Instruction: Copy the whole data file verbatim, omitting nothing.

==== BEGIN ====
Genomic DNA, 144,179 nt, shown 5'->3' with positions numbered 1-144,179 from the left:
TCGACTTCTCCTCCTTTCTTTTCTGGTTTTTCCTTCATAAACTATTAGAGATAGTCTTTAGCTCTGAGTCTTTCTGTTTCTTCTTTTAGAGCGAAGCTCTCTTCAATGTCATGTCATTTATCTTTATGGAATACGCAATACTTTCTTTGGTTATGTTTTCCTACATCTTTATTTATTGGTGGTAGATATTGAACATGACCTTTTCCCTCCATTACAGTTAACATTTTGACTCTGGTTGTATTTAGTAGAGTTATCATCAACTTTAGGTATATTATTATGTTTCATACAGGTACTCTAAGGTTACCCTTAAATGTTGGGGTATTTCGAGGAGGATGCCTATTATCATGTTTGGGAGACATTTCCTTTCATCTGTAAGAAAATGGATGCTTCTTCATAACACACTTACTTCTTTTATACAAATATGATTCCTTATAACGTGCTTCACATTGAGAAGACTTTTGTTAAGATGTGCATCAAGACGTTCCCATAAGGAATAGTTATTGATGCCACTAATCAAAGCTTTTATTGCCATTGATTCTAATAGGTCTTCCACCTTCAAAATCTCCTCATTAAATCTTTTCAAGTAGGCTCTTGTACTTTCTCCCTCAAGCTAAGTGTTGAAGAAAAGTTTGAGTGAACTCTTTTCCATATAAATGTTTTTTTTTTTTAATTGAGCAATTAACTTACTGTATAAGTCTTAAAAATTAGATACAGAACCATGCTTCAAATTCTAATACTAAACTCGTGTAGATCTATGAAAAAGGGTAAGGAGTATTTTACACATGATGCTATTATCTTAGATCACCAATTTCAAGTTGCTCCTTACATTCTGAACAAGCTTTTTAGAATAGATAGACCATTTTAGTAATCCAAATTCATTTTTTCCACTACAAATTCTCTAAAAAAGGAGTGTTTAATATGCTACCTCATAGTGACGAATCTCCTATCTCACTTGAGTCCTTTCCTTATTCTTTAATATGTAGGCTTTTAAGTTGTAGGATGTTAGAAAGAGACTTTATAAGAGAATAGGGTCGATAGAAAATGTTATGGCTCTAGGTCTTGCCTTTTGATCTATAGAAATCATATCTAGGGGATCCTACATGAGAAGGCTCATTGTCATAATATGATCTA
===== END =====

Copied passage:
Genomic DNA, 144,179 nt, shown 5'->3' with positions numbered 1-144,179 from the left:
TCGACTTCTCCTCCTTTCTTTTCTGGTTTTTCCTTCATAAACTATTAGAGATAGTCTTTAGCTCTGAGTCTTTCTGTTTCTTCTTTTAGAGCGAAGCTCTCTTCAATGTCATGTCATTTATCTTTATGGAATACGCAATACTTTCTTTGGTTATGTTTTCCTACATCTTTATTTATTGGTGGTAGATATTGAACATGACCTTTTCCCTCCATTACAGTTAACATTTTGACTCTGGTTGTATTTAGTAGAGTTATCATCAACTTTAGGTATATTATTATGTTTCATACAGGTACTCTAAGGTTACCCTTAAATGTTGGGGTATTTCGAGGAGGATGCCTATTATCATGTTTGGGAGACATTTCCTTTCATCTGTAAGAAAATGGATGCTTCTTCATAACACACTTACTTCTTTTATACAAATATGATTCCTTATAACGTGCTTCACATTGAGAAGACTTTTGTTAAGATGTGCATCAAGACGTTCCCATAAGGAATAGTTATTGATGCCACTAATCAAAGCTTTTATTGCCATTGATTCTAATAGGTCTTCCACCTTCAAAATCTCCTCATTAAATCTTTTCAAGTAGGCTCTTGTACTTTCTCCCTCAAGCTAAGTGTTGAAGAAAAGTTTGAGTGAACTCTTTTCCATATAAATGTTTTTTTTTTTTAATTGAGCAATTAACTTACTGTATAAGTCTTAAAAATTAGATACAGAACCATGCTTCAAATTCTAATACTAAACTCGTGTAGATCTATGAAAAAGGGTAAGGAGTATTTTACACATGATGCTATTATCTTAGATCACCAATTTCAAGTTGCTCCTTACATTCTGAACAAGCTTTTTAGAATAGATAGACCATTTTAGTAATCCAAATTCATTTTTTCCACTACAAATTCTCTAAAAAAGGAGTGTTTAATATGCTACCTCATAGTGACGAATCTCCTATCTCACTTGAGTCCTTTCCTTATTCTTTAATATGTAGGCTTTTAAGTTGTAGGATGTTAGAAAGAGACTTTATAAGAGAATAGGGTCGATAGAAAATGTTATGGCTCTAGGTCTTGCCTTTTGATCTATAGAAATCATATCTAGGGGATCCTACATGAGAAGGCTCATTGTCATAATATGATCTA